ever stood. Tariffreform does not mean free
trade. Our opponents misrepresent our po
sition now as tney have ever done since the
famous tariff message of 1887. In that bis
torio message our candidate expressly re
pudiated the suggestion that he was enter
ing upon any crusade of free trade. He did
not demand that our tarm laws snouia do
wiped out of existence."
The speaker then quoted from ex-President
Cleveland's message, and then takes
up the McKinley bill, of which he says, in
"It is undoubtedly true that in this State
the aggregate amount of nil wages paid the
year after its passage may have been greater
than the aggregate amount paid the year
preceding, but that does not prove any in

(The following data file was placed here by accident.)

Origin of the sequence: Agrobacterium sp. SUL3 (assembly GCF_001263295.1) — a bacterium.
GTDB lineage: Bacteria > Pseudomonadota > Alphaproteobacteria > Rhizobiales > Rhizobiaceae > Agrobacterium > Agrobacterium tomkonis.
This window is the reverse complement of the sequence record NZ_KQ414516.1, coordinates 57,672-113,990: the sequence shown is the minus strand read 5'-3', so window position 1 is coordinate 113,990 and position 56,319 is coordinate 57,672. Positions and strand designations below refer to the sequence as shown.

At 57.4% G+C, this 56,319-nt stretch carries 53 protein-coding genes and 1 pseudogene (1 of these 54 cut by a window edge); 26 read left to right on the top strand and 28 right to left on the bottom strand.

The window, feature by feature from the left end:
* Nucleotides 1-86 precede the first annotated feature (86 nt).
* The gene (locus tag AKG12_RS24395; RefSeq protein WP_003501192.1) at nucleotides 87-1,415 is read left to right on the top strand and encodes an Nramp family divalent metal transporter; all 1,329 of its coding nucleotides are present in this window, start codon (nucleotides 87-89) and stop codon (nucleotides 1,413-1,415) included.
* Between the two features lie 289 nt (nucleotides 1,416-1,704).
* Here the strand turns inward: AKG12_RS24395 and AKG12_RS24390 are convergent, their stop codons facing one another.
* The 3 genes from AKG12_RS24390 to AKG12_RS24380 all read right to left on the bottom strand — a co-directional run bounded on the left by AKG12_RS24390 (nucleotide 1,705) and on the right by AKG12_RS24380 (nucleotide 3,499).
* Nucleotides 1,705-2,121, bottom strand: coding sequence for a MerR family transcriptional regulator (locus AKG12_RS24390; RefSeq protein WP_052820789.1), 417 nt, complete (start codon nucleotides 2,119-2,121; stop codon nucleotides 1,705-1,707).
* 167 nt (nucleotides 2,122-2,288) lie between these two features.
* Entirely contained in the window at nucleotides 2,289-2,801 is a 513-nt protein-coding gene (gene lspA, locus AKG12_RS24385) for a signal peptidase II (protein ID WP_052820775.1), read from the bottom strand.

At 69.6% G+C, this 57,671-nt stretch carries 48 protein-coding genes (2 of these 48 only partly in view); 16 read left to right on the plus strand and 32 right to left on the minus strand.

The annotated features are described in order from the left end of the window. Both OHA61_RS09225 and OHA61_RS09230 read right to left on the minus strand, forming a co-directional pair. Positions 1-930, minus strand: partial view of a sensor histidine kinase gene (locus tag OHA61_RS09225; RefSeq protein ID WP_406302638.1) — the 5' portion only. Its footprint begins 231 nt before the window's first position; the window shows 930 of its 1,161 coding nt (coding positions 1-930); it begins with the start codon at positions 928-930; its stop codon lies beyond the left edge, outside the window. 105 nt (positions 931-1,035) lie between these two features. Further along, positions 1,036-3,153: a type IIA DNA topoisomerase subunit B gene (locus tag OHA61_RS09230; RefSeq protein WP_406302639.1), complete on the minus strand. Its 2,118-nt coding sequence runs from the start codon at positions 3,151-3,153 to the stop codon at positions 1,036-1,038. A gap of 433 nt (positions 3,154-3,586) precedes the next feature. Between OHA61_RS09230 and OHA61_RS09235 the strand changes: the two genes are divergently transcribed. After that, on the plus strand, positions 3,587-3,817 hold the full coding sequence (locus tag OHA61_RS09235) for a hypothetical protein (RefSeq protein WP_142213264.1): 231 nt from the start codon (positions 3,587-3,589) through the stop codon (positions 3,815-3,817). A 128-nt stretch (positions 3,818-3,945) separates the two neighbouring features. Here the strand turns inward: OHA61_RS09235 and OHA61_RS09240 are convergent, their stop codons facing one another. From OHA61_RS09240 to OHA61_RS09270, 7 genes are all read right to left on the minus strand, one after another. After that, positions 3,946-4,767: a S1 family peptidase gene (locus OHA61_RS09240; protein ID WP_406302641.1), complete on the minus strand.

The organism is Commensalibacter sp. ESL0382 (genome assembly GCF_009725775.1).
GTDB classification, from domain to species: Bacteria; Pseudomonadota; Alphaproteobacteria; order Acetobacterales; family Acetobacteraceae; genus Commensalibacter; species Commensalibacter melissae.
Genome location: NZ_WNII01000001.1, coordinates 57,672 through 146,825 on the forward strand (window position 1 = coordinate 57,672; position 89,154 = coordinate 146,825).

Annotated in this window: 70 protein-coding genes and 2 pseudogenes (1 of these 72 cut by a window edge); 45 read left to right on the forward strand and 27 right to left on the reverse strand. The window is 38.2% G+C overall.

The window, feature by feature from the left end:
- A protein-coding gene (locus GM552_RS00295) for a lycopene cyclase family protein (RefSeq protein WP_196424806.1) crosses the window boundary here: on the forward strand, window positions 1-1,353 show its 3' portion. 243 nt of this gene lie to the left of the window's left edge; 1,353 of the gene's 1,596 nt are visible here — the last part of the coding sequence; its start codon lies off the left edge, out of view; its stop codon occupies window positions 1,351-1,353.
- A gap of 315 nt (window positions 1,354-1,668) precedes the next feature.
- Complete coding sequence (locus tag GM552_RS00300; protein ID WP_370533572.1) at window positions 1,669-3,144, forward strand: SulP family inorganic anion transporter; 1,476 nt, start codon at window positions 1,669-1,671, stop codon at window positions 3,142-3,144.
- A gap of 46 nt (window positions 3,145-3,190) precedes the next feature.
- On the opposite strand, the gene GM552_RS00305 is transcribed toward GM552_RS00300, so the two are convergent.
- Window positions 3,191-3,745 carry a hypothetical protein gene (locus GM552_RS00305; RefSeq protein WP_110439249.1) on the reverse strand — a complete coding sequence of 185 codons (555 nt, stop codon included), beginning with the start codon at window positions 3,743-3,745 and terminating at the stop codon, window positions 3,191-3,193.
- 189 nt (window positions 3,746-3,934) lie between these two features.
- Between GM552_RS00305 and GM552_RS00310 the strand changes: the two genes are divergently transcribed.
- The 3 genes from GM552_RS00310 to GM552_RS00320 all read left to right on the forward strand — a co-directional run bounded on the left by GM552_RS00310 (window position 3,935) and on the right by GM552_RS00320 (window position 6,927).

crease in the rate of wages paid, and only
shows that some new industries have been
established or additional men employed in
others. And it docs not appear that such
increase has been any more than the usual
natural increase occasioned by the steady
growth of the State.
Explaining Away More of Peck's Figures.
"It may, possibly, also be true that there
have been a few less strikes during the past
two years than during the preceding two
year's, but this may be attributed to the
moderation and good judgment of our
labor organizations, rather than to the effect
of any tariff law. I know this much, that
the Democratic party will be entirely con
tent to permit every workiugman whose
wages has been increased since the passage
of the McKinley bill to vole the Repub
lican ticket, if our opponents will consent
that all those whose wages nave not oeen
increased shall vote the Democratic ticket,